The recent tragic events of the Israel-Hamas war have made much clearer that our greatest vulnerability to terrorists is not in external threats but in our internal divisions. Our own very demonstrations, protests and vitriol that we spread among each other weakens us and emboldens those who wish to attack us. While the importance of unity is widely acknowledged, what remains less clear is that unity is merely the initial step in a more profound mission.
The story of the Tower of Babel serves as a poignant illustration of the consequences of misusing unity. The Babylonians, united in purpose, harnessed the power of unity to build a tower fueled by a group egoism. Due to their self-serving misuse of the unifying force, the tower eventually collapsed, scattered them and confused their language. Similarly, the history of communism reveals how a seemingly noble pursuit of equality and friendship, rooted in unity, can devolve into greed and oppression, resulting in the loss of millions of lives.
Unity, when constructed upon the flawed foundations of selfish motives, risks undermining its potential for positive change. It is not enough to proclaim, “together we will win.” Mere unity might ward off external foes, but it fails to address the persistent internal battle against our divisive egoistic drives that surface inside us at every moment. Without a higher guiding principle, the ego will resurface, perpetuating a cycle of conflict and drawing external threats.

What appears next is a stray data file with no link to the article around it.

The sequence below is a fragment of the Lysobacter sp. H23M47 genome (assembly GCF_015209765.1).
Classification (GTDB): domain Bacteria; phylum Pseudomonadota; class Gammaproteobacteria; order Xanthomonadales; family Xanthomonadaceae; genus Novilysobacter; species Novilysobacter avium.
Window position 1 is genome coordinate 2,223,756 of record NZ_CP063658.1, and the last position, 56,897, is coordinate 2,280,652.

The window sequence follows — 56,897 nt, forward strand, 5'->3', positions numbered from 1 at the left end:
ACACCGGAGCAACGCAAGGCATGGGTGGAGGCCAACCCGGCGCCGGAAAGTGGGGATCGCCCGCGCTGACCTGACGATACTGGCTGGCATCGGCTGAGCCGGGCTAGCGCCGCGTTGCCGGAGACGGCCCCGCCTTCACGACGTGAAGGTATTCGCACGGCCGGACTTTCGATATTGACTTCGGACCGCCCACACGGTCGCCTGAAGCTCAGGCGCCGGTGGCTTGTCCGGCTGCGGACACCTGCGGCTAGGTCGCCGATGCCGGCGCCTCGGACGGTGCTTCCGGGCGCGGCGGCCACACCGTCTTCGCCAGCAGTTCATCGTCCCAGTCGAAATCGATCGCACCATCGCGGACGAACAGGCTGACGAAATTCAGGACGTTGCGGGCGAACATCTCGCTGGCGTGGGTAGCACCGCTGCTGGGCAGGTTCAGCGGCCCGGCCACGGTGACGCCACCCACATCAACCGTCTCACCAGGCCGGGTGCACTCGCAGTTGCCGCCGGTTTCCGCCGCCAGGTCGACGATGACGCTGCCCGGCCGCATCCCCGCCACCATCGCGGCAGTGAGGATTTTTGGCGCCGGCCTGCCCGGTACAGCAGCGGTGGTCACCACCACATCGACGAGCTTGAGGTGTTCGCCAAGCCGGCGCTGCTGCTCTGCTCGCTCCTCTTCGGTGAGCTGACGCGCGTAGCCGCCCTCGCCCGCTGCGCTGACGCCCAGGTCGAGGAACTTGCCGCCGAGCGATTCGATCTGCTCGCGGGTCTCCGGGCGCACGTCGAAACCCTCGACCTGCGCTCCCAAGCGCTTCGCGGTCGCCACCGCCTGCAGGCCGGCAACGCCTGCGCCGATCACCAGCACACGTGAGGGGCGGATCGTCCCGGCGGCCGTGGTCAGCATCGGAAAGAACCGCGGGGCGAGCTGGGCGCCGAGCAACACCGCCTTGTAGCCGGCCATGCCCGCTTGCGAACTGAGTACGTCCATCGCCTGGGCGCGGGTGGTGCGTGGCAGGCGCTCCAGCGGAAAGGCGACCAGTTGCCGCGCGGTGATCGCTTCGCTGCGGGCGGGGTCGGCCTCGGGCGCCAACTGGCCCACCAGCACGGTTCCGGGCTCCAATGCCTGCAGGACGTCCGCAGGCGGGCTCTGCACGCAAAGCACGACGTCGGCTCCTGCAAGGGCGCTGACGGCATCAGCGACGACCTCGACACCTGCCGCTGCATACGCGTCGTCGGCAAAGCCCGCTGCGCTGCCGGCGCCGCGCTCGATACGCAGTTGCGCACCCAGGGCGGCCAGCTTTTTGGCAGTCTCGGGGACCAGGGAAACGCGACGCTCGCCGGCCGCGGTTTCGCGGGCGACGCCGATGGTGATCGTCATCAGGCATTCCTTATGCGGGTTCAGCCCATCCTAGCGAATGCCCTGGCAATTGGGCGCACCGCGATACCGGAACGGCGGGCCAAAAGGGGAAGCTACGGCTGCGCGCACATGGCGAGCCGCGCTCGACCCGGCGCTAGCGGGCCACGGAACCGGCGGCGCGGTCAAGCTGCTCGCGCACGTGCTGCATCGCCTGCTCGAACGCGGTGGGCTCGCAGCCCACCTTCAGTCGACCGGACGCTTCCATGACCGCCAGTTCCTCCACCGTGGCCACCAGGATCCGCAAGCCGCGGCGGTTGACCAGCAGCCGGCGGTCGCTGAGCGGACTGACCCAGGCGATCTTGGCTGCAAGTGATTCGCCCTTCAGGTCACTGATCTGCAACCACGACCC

What distinguishes this higher guiding principle is not a distant, cloud-dwelling grandfather figure but a positive unifying force that manifests in connections that we build above our divisive egoistic tendencies. This force is rooted in the fundamental laws of nature that reveal themselves through the intentions of those who unite in a common aspiration to project the very base qualities of nature—qualities of love, bestowal and connection—to one another and who wish for these qualities to spread to the world at large. Then, the unity that these people establish is based on the fundamental unity that exists in nature, which likewise attracts the harmony and peace that dwells in nature.
To build a society that endures, we must rise above mere unity and establish a society founded on the laws of nature. Without such an alignment, any social construct risks collapse, endangering its members. Recognizing the need to match our unity with nature’s eternal and perfect form of unity is essential for breaking the cycle of internal strife and external threats. We thus need to cultivate unity in society that is built on the benefit of all, a unity made of attitudes of its members that align with nature’s quality of love, bestowal and connection.